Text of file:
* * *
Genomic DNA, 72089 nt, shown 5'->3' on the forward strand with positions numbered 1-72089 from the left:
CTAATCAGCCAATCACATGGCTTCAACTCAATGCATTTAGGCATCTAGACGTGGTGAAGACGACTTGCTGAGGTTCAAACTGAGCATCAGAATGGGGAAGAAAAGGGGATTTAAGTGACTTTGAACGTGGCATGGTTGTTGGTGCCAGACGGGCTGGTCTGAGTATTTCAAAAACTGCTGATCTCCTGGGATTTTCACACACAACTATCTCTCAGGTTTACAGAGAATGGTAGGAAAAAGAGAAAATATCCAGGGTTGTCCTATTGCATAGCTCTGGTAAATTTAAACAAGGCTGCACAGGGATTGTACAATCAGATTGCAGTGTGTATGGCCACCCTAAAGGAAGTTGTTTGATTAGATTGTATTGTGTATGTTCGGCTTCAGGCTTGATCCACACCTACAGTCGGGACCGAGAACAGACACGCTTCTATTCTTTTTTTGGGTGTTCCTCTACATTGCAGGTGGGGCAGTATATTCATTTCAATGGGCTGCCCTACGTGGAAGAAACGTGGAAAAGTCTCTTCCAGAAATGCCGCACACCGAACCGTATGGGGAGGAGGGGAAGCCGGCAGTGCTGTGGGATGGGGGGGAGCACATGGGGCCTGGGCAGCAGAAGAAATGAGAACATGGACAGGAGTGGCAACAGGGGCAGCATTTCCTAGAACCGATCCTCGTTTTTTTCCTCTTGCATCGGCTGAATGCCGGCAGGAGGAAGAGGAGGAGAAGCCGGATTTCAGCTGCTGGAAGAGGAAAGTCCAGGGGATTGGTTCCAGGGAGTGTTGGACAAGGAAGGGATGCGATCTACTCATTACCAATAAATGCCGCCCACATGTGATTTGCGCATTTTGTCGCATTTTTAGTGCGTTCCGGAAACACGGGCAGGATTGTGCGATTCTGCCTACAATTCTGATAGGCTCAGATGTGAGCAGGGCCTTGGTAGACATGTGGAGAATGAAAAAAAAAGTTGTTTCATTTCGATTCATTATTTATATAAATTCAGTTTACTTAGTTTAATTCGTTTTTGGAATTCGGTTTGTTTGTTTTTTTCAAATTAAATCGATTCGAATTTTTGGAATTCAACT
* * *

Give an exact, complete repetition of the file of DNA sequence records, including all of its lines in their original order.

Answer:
Genomic DNA, 72089 nt, shown 5'->3' on the forward strand with positions numbered 1-72089 from the left:
CTAATCAGCCAATCACATGGCTTCAACTCAATGCATTTAGGCATCTAGACGTGGTGAAGACGACTTGCTGAGGTTCAAACTGAGCATCAGAATGGGGAAGAAAAGGGGATTTAAGTGACTTTGAACGTGGCATGGTTGTTGGTGCCAGACGGGCTGGTCTGAGTATTTCAAAAACTGCTGATCTCCTGGGATTTTCACACACAACTATCTCTCAGGTTTACAGAGAATGGTAGGAAAAAGAGAAAATATCCAGGGTTGTCCTATTGCATAGCTCTGGTAAATTTAAACAAGGCTGCACAGGGATTGTACAATCAGATTGCAGTGTGTATGGCCACCCTAAAGGAAGTTGTTTGATTAGATTGTATTGTGTATGTTCGGCTTCAGGCTTGATCCACACCTACAGTCGGGACCGAGAACAGACACGCTTCTATTCTTTTTTTGGGTGTTCCTCTACATTGCAGGTGGGGCAGTATATTCATTTCAATGGGCTGCCCTACGTGGAAGAAACGTGGAAAAGTCTCTTCCAGAAATGCCGCACACCGAACCGTATGGGGAGGAGGGGAAGCCGGCAGTGCTGTGGGATGGGGGGGAGCACATGGGGCCTGGGCAGCAGAAGAAATGAGAACATGGACAGGAGTGGCAACAGGGGCAGCATTTCCTAGAACCGATCCTCGTTTTTTTCCTCTTGCATCGGCTGAATGCCGGCAGGAGGAAGAGGAGGAGAAGCCGGATTTCAGCTGCTGGAAGAGGAAAGTCCAGGGGATTGGTTCCAGGGAGTGTTGGACAAGGAAGGGATGCGATCTACTCATTACCAATAAATGCCGCCCACATGTGATTTGCGCATTTTGTCGCATTTTTAGTGCGTTCCGGAAACACGGGCAGGATTGTGCGATTCTGCCTACAATTCTGATAGGCTCAGATGTGAGCAGGGCCTTGGTAGACATGTGGAGAATGAAAAAAAAAGTTGTTTCATTTCGATTCATTATTTATATAAATTCAGTTTACTTAGTTTAATTCGTTTTTGGAATTCGGTTTGTTTGTTTTTTTCAAATTAAATCGATTCGAATTTTTGGAATTCAACT